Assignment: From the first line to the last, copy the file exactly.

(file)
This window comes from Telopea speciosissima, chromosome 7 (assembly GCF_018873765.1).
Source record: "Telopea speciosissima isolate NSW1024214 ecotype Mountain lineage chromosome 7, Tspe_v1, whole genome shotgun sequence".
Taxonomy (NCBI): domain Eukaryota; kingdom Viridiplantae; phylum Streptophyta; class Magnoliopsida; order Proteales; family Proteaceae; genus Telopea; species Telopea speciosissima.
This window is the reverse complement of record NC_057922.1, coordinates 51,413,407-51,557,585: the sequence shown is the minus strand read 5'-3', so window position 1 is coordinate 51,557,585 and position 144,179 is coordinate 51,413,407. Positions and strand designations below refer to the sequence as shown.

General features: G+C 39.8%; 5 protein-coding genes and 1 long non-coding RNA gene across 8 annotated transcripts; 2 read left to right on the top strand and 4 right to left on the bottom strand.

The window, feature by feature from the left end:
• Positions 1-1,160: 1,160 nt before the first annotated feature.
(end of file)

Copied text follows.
This window comes from Telopea speciosissima, chromosome 7 (assembly GCF_018873765.1).
Source record: "Telopea speciosissima isolate NSW1024214 ecotype Mountain lineage chromosome 7, Tspe_v1, whole genome shotgun sequence".
Taxonomy (NCBI): domain Eukaryota; kingdom Viridiplantae; phylum Streptophyta; class Magnoliopsida; order Proteales; family Proteaceae; genus Telopea; species Telopea speciosissima.
This window is the reverse complement of record NC_057922.1, coordinates 51,413,407-51,557,585: the sequence shown is the minus strand read 5'-3', so window position 1 is coordinate 51,557,585 and position 144,179 is coordinate 51,413,407. Positions and strand designations below refer to the sequence as shown.

General features: G+C 39.8%; 5 protein-coding genes and 1 long non-coding RNA gene across 8 annotated transcripts; 2 read left to right on the top strand and 4 right to left on the bottom strand.

The window, feature by feature from the left end:
• Positions 1-1,160: 1,160 nt before the first annotated feature.